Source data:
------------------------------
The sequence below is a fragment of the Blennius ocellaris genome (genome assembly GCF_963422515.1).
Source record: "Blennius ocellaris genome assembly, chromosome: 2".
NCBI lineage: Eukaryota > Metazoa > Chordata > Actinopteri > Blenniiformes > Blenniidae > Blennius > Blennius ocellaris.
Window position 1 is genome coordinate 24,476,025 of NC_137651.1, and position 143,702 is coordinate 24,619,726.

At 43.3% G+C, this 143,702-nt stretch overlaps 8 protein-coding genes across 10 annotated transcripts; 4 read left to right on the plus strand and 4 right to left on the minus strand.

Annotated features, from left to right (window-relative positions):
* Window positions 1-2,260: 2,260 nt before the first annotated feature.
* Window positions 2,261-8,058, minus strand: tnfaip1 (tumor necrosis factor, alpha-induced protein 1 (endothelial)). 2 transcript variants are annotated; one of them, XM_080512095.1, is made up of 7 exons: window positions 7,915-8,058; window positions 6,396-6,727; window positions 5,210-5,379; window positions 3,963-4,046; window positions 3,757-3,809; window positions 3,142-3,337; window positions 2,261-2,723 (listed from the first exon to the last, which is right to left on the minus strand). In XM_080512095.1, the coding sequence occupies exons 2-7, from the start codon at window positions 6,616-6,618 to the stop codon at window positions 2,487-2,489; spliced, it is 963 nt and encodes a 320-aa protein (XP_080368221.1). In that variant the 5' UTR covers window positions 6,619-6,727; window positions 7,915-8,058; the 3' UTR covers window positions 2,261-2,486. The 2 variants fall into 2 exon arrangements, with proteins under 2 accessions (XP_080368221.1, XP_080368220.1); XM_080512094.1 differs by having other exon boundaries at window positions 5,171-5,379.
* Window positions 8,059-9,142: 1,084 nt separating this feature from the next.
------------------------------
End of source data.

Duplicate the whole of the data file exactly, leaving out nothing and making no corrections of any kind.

The sequence below is a fragment of the Blennius ocellaris genome (genome assembly GCF_963422515.1).
Source record: "Blennius ocellaris genome assembly, chromosome: 2".
NCBI lineage: Eukaryota > Metazoa > Chordata > Actinopteri > Blenniiformes > Blenniidae > Blennius > Blennius ocellaris.
Window position 1 is genome coordinate 24,476,025 of NC_137651.1, and position 143,702 is coordinate 24,619,726.

At 43.3% G+C, this 143,702-nt stretch overlaps 8 protein-coding genes across 10 annotated transcripts; 4 read left to right on the plus strand and 4 right to left on the minus strand.

Annotated features, from left to right (window-relative positions):
* Window positions 1-2,260: 2,260 nt before the first annotated feature.
* Window positions 2,261-8,058, minus strand: tnfaip1 (tumor necrosis factor, alpha-induced protein 1 (endothelial)). 2 transcript variants are annotated; one of them, XM_080512095.1, is made up of 7 exons: window positions 7,915-8,058; window positions 6,396-6,727; window positions 5,210-5,379; window positions 3,963-4,046; window positions 3,757-3,809; window positions 3,142-3,337; window positions 2,261-2,723 (listed from the first exon to the last, which is right to left on the minus strand). In XM_080512095.1, the coding sequence occupies exons 2-7, from the start codon at window positions 6,616-6,618 to the stop codon at window positions 2,487-2,489; spliced, it is 963 nt and encodes a 320-aa protein (XP_080368221.1). In that variant the 5' UTR covers window positions 6,619-6,727; window positions 7,915-8,058; the 3' UTR covers window positions 2,261-2,486. The 2 variants fall into 2 exon arrangements, with proteins under 2 accessions (XP_080368221.1, XP_080368220.1); XM_080512094.1 differs by having other exon boundaries at window positions 5,171-5,379.
* Window positions 8,059-9,142: 1,084 nt separating this feature from the next.